Rolls-Royce Chief discusses target for Sustainable Aviation Fuel
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The Gulf state is poised to invest up to £100million in Rolls-Royce’s plan to develop a new generation of mini nuclear reactors that will change the energy game. They join the French Perrodo family, which made its fortune from the private oil company Perenco, and US nuclear giant Exelon Generation in the project. The deal will dilute Rolls-Royce’s 80 percent stake in the venture.
A formal announcement, once the deal is finalised, is expected later this week.
But it will likely cement deeper ties with Qatar after the Qatar Foundation and Rolls-Royce agreed a deal to invest in green technology.
They hope it will create up to 10,000 jobs and ultimately create up to five new billion-dollar businesses.
It comes after Prime Minister Boris Johnson was told the UK is set to take advantage of a £250billion market after securing £450million in funding for their mini nuclear reactors.
Rolls-Royce’s small modular reactors (SMRs) are, according to the aerospace company, a cheaper and easier way to generate power than traditional nuclear power stations.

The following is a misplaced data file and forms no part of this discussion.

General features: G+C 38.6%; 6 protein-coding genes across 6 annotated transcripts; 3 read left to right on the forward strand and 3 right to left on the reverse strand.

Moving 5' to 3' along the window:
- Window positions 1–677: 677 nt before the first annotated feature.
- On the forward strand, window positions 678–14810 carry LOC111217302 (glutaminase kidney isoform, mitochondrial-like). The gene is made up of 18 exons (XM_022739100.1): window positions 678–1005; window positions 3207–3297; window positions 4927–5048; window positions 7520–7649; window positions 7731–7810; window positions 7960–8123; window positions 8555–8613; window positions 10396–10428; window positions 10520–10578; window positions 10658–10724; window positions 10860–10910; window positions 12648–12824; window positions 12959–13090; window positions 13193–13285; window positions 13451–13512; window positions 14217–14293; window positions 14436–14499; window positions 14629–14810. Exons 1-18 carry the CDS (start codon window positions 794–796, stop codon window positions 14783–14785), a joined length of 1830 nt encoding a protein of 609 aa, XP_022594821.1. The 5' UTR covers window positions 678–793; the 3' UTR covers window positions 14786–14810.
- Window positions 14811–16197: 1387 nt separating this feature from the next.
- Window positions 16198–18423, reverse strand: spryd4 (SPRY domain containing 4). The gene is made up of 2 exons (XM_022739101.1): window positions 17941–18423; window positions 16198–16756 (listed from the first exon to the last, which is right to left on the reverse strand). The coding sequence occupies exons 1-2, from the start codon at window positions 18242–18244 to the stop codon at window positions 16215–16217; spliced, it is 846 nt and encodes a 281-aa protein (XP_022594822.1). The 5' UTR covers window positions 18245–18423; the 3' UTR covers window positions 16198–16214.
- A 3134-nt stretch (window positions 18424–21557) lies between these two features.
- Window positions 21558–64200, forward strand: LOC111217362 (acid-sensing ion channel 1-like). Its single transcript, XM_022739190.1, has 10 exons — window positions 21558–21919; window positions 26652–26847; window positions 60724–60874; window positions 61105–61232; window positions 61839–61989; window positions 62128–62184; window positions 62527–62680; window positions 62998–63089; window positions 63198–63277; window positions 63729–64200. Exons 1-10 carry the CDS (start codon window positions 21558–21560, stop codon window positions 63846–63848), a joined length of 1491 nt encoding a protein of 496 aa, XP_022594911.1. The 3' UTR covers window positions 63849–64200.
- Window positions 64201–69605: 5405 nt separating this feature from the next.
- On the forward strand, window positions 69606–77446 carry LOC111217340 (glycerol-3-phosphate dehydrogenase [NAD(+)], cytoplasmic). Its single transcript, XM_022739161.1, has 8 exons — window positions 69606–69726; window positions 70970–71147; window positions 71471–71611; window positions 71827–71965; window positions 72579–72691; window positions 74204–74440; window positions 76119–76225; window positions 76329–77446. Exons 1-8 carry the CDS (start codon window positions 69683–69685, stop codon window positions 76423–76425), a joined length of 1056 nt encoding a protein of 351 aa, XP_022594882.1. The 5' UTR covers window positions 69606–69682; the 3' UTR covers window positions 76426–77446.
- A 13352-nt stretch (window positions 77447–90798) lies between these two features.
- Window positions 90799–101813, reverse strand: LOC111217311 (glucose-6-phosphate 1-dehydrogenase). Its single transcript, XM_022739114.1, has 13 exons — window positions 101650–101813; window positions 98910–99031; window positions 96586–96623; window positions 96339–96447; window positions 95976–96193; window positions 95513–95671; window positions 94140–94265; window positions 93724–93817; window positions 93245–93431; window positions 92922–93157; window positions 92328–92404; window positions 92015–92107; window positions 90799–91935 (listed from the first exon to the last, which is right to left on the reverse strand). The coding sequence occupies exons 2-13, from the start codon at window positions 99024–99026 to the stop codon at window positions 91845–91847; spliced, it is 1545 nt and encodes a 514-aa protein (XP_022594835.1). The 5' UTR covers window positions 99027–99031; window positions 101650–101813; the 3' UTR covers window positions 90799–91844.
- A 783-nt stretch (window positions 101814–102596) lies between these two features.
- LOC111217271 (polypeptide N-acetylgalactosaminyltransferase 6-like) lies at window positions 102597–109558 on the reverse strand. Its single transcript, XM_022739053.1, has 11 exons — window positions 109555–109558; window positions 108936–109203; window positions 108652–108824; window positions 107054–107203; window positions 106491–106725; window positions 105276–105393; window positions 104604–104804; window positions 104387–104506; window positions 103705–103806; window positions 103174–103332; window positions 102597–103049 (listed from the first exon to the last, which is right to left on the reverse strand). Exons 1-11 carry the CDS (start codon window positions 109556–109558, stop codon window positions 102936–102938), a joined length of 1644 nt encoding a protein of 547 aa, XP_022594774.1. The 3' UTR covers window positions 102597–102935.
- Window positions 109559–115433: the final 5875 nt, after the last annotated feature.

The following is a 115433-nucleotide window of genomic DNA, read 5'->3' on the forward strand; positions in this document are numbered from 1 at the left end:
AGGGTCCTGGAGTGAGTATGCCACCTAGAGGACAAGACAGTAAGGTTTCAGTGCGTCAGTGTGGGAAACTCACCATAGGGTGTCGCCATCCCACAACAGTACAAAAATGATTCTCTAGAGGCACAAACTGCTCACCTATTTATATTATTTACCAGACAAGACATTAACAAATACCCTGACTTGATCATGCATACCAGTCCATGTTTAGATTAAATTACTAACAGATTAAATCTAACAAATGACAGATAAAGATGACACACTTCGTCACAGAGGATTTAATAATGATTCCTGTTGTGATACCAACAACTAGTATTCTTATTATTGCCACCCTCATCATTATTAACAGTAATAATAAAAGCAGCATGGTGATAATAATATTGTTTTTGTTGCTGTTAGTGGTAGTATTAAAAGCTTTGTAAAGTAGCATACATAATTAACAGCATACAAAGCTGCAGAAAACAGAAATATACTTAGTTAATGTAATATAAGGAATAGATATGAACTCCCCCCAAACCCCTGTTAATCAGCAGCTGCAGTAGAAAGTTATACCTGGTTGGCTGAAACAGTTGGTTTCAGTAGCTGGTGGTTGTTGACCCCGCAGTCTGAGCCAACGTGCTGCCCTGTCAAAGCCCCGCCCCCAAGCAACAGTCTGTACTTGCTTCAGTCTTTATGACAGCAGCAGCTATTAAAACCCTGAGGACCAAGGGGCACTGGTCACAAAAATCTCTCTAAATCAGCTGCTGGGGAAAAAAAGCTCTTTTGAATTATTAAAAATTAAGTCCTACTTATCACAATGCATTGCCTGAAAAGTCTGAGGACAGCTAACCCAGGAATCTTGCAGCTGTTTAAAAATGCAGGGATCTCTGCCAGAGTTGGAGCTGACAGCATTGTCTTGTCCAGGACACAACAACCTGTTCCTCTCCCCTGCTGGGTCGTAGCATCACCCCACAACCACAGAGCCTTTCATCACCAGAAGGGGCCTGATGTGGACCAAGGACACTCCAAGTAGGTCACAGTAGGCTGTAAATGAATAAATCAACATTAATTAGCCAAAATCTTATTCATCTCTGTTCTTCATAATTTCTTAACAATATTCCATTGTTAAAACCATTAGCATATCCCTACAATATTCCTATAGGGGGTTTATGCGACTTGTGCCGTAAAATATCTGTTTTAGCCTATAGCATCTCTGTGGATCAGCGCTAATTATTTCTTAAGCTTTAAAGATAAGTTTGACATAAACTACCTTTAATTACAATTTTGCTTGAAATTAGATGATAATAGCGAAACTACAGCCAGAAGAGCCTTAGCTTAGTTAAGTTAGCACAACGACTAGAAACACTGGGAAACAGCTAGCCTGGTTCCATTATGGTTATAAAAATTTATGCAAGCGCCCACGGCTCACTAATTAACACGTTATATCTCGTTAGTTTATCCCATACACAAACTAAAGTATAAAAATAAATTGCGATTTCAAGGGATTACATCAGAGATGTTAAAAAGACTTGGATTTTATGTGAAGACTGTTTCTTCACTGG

In fact, it SMRs might just be the cheapest way to achieve net zero energy to power our homes, according to Rolls-Royce’s CTO Paul Stein.
Mr Stein told Express.co.uk in an exclusive interview that while an SMR only takes up less than two football pitches in terms of its size, it can power around half a million homes, which is the same size as a city like Leeds.
But not only does the company claim SMRs offer a cheaper route to net zero, but SMRs could also apparently generate huge profits for the UK.
Mr Stein said: “There is a big export potential for the UK.
“We see it as a significant contribution not only to net zero but a revived UK economy.
“The export opportunity for SMRs is £250billion for the total market.
“We think we have got one of the most competitive designs in the world for SMR and we’re very upbeat in the UK’s role in taking a big share of the global market.”
It comes after the company announced the establishment of a new business – Rolls-Royce SMR Limited – for the deployment and commercialisation of its SMR technology.
The announcement follows the securing of £210million in funding from the Government, matched by more than £250million of private investment.
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It comes after Mr Johnson announced his “Ten Point Plan” for a “green industrial revolution,” which included delivering new and advanced nuclear power.
Rolls has set a target for each small reactor to cost £1.8billon, which compares with up to £23billion for the more traditional reactors.
The units will generate up to 440 megawatts, enough to power a city the size of Sheffield.
If delivered on budget they will deliver a seventh of the power of Hinkley Point C in Somerset for a twelfth of the price.
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